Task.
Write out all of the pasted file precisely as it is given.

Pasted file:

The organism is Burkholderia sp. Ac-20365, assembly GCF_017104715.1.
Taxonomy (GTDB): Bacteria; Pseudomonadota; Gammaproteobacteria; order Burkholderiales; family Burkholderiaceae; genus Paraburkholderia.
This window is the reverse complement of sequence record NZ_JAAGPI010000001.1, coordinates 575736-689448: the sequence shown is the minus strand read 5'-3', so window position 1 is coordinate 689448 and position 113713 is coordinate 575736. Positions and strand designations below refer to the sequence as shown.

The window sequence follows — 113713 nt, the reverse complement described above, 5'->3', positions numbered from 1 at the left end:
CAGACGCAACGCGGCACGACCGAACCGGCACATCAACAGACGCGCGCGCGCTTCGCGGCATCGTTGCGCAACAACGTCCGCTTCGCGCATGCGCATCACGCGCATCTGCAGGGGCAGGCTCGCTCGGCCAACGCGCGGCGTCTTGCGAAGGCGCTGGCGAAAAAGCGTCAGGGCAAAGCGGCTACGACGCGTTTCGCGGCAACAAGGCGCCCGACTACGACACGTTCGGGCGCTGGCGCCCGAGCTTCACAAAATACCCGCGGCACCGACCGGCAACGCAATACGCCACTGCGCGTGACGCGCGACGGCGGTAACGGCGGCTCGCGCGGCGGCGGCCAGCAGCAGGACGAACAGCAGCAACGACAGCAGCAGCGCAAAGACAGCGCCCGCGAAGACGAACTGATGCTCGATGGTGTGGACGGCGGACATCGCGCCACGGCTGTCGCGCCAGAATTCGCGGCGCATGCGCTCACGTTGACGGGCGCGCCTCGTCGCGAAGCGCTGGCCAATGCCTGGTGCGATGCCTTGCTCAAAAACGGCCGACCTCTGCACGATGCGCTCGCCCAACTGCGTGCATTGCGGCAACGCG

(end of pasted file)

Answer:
The organism is Burkholderia sp. Ac-20365, assembly GCF_017104715.1.
Taxonomy (GTDB): Bacteria; Pseudomonadota; Gammaproteobacteria; order Burkholderiales; family Burkholderiaceae; genus Paraburkholderia.
This window is the reverse complement of sequence record NZ_JAAGPI010000001.1, coordinates 575736-689448: the sequence shown is the minus strand read 5'-3', so window position 1 is coordinate 689448 and position 113713 is coordinate 575736. Positions and strand designations below refer to the sequence as shown.

The window sequence follows — 113713 nt, the reverse complement described above, 5'->3', positions numbered from 1 at the left end:
CAGACGCAACGCGGCACGACCGAACCGGCACATCAACAGACGCGCGCGCGCTTCGCGGCATCGTTGCGCAACAACGTCCGCTTCGCGCATGCGCATCACGCGCATCTGCAGGGGCAGGCTCGCTCGGCCAACGCGCGGCGTCTTGCGAAGGCGCTGGCGAAAAAGCGTCAGGGCAAAGCGGCTACGACGCGTTTCGCGGCAACAAGGCGCCCGACTACGACACGTTCGGGCGCTGGCGCCCGAGCTTCACAAAATACCCGCGGCACCGACCGGCAACGCAATACGCCACTGCGCGTGACGCGCGACGGCGGTAACGGCGGCTCGCGCGGCGGCGGCCAGCAGCAGGACGAACAGCAGCAACGACAGCAGCAGCGCAAAGACAGCGCCCGCGAAGACGAACTGATGCTCGATGGTGTGGACGGCGGACATCGCGCCACGGCTGTCGCGCCAGAATTCGCGGCGCATGCGCTCACGTTGACGGGCGCGCCTCGTCGCGAAGCGCTGGCCAATGCCTGGTGCGATGCCTTGCTCAAAAACGGCCGACCTCTGCACGATGCGCTCGCCCAACTGCGTGCATTGCGGCAACGCG